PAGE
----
Transit Priority Lanes Can Help, But They Are No Panacea

At the TTC Board meeting on Wednesday, June 17, a motion by two councillor/commissioners, Brad Bradford and Jennifer McKelvie seeks to fast track the installation of five transit priority lanes that are part of the TTC’s 5-Year Service Plan.

They argue that buses are the workhorses of the transit system, and much can be done to assist with the city’s covid recovery by improving key parts of the bus network.

Bus service is already the workhorse of our transit system – moving over 260 million passengers a year and more people than any other transit mode pre-COVID. Buses have been critical in moving essential workers throughout the pandemic and they will play a critical role as ridership surges in the next stages of economic reopening…

This is a noble stance, one long overlooked by a political environment where promises of new subway lines a decade away take precedence over actually running better service now. However, there is a risk that the focus on buses will be undermined by expecting too much from comparatively simple interventions in how roads and transit actually work.

The bus priority transit corridors in the 5-Year Service Plan focus on parts of the city where our service has experienced more acute overcrowding during the COVID-19 pandemic, specifically for suburban transit-reliant communities.

Overcrowding was a serious problem on the TTC before the pandemic, but one would hardly know this by the rarity of TTC reports on the subject. For years, transit service has been strangled both by a shortage of buses and garage space, but also by a lack of urgency, a sense that everything was just fine. That suited a fiscal plan that spent little on expanding the bus fleet and concentrated instead on replacing the oldest and least reliable buses while constraining operating costs.

The TTC faces a difficult choice in coming months: should it run as much service as possible in order to maximize the space available to those riders who chose to return to transit, or should it limit service based on financial pressures to minimize the ongoing loses in fare revenue? We know how much the TTC is losing, but there is no commitment from any level of government to sustain transit over the next year or more as demand recovers.

Improving the speed and service reliability will increase capacity on the system at no additional operating cost. Bus priority corridors may be a more cost-effective solution to current real-time responsive measures to address overcrowding, while also improving service. As the routes speed up, the number of buses required for standby decreases, thereby reducing operating costs.

This is a simplistic view which includes the unfortunate phrase “no additional operating cost”. This is the sort of outlook that bedevils attempts to improve transit, the idea that there is a “free” solution to our problems. However, there is an assumption that the capacity issue can be addressed simply by running buses faster, and that transit priority will provide what is needed. In fact, this is unlikely on the scale that is required.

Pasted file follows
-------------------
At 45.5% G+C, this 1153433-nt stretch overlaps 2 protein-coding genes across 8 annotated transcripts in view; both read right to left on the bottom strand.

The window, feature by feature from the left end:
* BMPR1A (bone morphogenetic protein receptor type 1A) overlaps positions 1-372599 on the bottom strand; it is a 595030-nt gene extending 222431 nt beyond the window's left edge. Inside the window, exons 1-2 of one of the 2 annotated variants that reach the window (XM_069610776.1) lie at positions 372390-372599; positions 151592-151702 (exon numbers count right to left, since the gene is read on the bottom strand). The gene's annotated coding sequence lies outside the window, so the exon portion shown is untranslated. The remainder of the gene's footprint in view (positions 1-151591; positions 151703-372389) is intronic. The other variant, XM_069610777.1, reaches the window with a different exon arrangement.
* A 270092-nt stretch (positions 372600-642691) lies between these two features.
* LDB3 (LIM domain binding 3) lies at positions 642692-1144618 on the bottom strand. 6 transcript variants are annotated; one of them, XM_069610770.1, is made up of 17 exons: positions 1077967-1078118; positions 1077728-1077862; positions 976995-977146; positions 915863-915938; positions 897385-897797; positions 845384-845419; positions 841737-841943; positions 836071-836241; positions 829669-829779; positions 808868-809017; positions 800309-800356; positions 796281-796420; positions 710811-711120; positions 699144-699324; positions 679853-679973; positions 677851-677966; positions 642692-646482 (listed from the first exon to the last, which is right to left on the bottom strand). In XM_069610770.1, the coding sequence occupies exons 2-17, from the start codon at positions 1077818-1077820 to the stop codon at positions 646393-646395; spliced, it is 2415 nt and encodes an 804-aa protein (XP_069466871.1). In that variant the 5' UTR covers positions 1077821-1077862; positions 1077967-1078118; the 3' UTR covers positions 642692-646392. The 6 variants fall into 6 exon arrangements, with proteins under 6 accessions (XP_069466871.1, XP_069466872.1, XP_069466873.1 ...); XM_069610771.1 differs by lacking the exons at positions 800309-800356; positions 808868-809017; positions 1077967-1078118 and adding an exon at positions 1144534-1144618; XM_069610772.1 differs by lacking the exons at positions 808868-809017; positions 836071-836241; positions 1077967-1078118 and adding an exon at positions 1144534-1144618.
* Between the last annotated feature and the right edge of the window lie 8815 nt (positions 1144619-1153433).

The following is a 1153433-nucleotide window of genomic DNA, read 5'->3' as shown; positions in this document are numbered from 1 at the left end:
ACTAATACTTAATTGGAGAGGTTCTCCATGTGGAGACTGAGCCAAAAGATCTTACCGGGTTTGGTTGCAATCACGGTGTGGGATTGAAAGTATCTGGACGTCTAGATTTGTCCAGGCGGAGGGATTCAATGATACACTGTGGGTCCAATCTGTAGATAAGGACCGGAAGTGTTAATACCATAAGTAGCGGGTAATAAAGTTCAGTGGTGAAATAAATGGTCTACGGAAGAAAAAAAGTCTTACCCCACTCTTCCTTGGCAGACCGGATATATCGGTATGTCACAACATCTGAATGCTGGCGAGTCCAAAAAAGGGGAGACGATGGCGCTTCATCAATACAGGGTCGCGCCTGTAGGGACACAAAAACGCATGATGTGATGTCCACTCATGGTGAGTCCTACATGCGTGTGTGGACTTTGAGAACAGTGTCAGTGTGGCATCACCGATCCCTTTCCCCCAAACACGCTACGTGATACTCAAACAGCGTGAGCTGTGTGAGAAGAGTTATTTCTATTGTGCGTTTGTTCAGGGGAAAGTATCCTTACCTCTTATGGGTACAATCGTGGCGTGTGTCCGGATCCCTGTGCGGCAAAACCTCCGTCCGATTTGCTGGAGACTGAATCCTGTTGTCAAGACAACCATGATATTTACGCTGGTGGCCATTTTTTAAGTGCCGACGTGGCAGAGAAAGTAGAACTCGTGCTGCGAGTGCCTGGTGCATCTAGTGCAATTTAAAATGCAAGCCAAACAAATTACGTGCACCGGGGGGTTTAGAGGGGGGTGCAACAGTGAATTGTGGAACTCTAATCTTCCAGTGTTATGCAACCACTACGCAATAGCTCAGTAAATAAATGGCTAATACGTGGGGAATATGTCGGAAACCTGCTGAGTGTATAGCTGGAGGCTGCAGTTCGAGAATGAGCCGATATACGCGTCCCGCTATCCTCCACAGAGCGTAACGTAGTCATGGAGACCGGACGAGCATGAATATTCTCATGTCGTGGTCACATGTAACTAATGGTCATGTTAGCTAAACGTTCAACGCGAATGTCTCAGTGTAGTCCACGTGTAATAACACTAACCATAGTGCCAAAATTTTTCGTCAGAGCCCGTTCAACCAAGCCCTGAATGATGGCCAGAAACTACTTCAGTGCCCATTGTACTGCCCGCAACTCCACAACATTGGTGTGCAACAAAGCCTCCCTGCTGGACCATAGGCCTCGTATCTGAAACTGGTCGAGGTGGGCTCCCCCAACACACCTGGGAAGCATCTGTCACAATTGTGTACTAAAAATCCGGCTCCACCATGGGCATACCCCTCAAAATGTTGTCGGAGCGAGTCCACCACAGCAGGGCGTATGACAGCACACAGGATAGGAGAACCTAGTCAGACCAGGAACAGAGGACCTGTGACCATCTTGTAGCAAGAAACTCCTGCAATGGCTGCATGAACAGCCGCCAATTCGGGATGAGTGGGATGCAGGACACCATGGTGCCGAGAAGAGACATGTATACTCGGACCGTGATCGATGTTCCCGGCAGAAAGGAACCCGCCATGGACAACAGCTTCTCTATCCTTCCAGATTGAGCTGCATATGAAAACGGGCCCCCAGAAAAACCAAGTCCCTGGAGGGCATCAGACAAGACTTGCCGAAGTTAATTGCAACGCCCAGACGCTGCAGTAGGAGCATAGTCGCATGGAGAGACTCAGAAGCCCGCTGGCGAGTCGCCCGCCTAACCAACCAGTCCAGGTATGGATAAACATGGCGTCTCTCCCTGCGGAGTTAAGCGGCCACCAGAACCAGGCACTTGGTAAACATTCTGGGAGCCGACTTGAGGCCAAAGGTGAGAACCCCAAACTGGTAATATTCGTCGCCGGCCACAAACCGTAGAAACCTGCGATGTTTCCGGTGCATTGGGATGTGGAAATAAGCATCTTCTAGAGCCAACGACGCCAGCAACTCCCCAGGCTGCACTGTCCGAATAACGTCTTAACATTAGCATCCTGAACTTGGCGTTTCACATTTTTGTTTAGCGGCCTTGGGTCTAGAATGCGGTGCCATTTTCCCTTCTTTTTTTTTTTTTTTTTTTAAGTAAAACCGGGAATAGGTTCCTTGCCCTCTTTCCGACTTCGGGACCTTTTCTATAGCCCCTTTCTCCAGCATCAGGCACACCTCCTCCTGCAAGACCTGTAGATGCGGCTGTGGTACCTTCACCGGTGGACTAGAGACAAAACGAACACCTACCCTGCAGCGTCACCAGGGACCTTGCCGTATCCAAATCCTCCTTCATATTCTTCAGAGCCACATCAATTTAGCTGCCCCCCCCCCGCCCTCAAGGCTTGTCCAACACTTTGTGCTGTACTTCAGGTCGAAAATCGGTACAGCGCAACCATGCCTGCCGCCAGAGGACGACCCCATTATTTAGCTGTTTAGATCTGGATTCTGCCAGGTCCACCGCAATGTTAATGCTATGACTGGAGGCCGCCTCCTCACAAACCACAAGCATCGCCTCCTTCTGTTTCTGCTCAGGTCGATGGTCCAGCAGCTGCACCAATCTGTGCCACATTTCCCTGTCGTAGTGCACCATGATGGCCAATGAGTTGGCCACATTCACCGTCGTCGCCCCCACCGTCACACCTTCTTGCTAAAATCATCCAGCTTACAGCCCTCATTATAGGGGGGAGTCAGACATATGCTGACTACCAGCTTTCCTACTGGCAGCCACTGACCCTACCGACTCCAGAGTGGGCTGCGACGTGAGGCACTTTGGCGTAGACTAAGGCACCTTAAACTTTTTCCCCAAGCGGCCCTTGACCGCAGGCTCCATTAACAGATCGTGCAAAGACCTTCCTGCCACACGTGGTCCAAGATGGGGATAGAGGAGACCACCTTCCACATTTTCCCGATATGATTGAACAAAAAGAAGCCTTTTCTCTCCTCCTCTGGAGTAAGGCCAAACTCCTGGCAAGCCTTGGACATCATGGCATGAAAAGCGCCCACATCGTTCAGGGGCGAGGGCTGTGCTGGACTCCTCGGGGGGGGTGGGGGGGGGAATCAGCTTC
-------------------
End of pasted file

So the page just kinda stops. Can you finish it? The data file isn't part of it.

A further conundrum lies in statements from Commissioner Bradford that the TTC would “flood” routes with service according to a CBC interview.

Bradford said flooding the five busy corridors with buses would help front-line workers — who don’t have the luxury of self-isolating — move more quickly between work and home. It would also make it easier to physically distance, since more buses would mean more elbow room between passengers.

A “flood” of buses is possible only if the TTC actually operates more service as the change in travel times from transit priority, by itself, will not achieve this goal. In the short term, the TTC has more buses because it is not running full service, but this will change as they ramp up to full pre-Covid levels on major routes. There are also buses from the spare pool which is quite generous thanks to the comparative youth of the bus fleet, but running service beyond the 100% level pushes up operating costs at a time when fare revenue is running well behind historic levels.

Since the travel and work restrictions of the Covid-19 era have been in place, we have seen a worked example of what a Toronto largely without congestion looks like. This gives us a chance to compare bus travel times and speeds for the old “typical” workday with many weeks of lower traffic and little congestion. That is likely to be a best case scenario because buses have also benefited from reduced demand and shorter stop service times. Even if traffic congestion is eliminated, higher demand will lengthen times at stops and this component of today’s savings will be lost.

Five corridors are proposed in the TTC’s Service Plan and in the Bradford/McKelvie motion:

  • Jane Street: from Eglinton Avenue to Steeles Avenue
  • Dufferin Street: from Dufferin Gate to Wilson Avenue
  • Steeles Avenue West: from Yonge Street to Pioneer Village Subway Station
  • Finch Avenue East: from Yonge Street to McCowan Road
  • Eglinton Avenue East/Kingston Road/Morningside Ave – from Kennedy Subway Station to University of Toronto Scarborough

What we do not have, and what the TTC has never produced, is a detailed review of these and other parts of the city looking at where and when congestion occurs, what the physical constraints to taking over road lanes might be, and just how much time might be saved by their implementation. These are key elements both in designing any priority scheme and advocating for it against the inevitable opposition of motorists, businesses and residents along affected streets.

In particular, if we are not prepared to give real transit priority at the locations and times when congestion is at its worst, and the effect of taking road space from cars will be severe, then this scheme will not succeed.

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